I have been something of a defender of Apple Maps. I think they’ve gotten a bit of a bad rap. The user interface is nice and the road data mostly seems okay. The point of interest data seems lacking, but I expect that it will improve over time.

Plus, I agree with Dr. Drang: Apple played hardball with Google and wound up getting most of what they wanted, in the form of a standalone Google Maps app, anyway.

But, I tried using the Apple Maps app a few times while traveling around rural Ireland last week, and searching is awful. To give the best example: On our way to County Cork, we stopped at the Rock of Cashel. The bathrooms there were being renovated—it is low season, to say the least. So, when we finished our visit, we wanted to find a restroom before getting back on the road. Near the parking lot, I saw a discarded McDonald’s cup. As an American, I instinctively associate McDonald’s with clean(ish) restrooms on road trips. And, while there aren’t many McDonald’s in Ireland, I thought maybe there was one in Cashel.

So, I pull out my phone, open the Apple Maps app, and type McDonald’s in the search box. And the first result? A McDonald’s in Cashel, Ontario, Canada, 3200 miles away. No, I am not kidding. This is not a point of interest problem. This is a search problem.

As it turns out, there is a McDonald’s in Cashel, Ireland, but Google Maps didn’t find it, either. At least Google Maps suggested a few in Ireland, though, including the next closest location, about 12 miles away (but not on our route). As for us, we stopped at a gas station, where the bathrooms were cleaner than you’ll find in most American gas stations, anyway.


When I started writing about my sabbatical in Dublin, I thought that I would blog (often!) about how things were different here in Europe/Ireland than they are in the U.S. I quickly realized, though, that many of the differences that I saw were more from living in a city (as contrasted with Blacksburg) than from living in another country. Yet, to my experience, there’s not a U.S. city of similar size (metro population of 1.8 million) that is anywhere near as compact as Dublin. My experiences of New York City give a somewhat similar feel of density, especially Brooklyn and Queens. (Dublin is not a vertical city—I hear the geology is wrong—so it is incomparable with Manhattan.) But NYC has a metro population of 18.9 million, more than ten times the size.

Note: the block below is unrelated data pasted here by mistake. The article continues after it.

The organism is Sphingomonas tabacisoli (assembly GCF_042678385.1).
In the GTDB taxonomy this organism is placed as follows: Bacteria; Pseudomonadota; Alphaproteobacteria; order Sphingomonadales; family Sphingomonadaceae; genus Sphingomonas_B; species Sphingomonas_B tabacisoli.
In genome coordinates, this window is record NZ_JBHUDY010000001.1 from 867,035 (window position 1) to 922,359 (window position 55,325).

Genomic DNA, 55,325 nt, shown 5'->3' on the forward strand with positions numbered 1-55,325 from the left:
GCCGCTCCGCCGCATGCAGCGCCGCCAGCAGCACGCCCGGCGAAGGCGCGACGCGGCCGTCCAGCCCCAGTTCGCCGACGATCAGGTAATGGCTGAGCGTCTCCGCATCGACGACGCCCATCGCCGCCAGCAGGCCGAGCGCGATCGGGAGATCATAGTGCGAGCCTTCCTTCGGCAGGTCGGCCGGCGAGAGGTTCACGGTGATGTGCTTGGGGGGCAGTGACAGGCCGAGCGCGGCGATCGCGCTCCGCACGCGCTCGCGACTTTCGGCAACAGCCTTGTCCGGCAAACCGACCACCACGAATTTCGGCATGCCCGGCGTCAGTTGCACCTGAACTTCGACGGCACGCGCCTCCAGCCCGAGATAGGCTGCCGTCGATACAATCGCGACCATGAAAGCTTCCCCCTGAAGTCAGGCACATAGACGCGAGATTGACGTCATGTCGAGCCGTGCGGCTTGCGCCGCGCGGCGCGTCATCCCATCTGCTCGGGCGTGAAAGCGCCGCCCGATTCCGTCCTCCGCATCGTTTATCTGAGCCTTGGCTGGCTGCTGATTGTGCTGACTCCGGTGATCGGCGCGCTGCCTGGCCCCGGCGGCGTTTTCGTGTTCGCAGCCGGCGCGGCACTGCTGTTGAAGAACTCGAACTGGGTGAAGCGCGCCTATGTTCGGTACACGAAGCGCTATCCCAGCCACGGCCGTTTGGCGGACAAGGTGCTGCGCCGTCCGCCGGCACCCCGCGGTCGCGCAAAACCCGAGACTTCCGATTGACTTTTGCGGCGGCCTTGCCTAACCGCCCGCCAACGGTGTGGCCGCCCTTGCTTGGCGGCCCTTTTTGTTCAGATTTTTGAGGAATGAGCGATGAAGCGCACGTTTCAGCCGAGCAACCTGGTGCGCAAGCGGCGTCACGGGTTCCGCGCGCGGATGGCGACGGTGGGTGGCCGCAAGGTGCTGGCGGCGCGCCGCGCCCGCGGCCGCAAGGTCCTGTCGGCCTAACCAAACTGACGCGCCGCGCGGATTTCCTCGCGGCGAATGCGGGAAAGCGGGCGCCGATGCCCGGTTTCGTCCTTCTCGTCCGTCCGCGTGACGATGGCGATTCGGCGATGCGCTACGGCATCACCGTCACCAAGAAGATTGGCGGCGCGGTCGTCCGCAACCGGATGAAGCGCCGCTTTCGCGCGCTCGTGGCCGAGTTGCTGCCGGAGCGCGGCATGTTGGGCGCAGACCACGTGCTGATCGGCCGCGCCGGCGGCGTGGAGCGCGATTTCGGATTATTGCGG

I pointed this out to a colleague, though, and he said (paraphrasing): “Your perception is also skewed by the fact that you are on sabbatical. I live in Boston. I did a sabbatical in Minneapolis one year. By every measure, Boston is a better city. And yet, my memories of Minneapolis—working at 80% capacity, spending more time with my family, …” At that point he trailed off and audibly sighed.

So, perhaps I see the world here through rose colored glasses. I am in love with this city, though. And we certainly see differences between the U.S. and Ireland, especially having now traveled a bit in more rural Ireland, too, but they are complex and nuanced and hard to blog about without stereotyping or overgeneralizing.

No, this isn’t really the reason that I haven’t posted more often. I won’t make excuses or promises, but I have a measurable goal that I think is achievable. So, I expect to do better.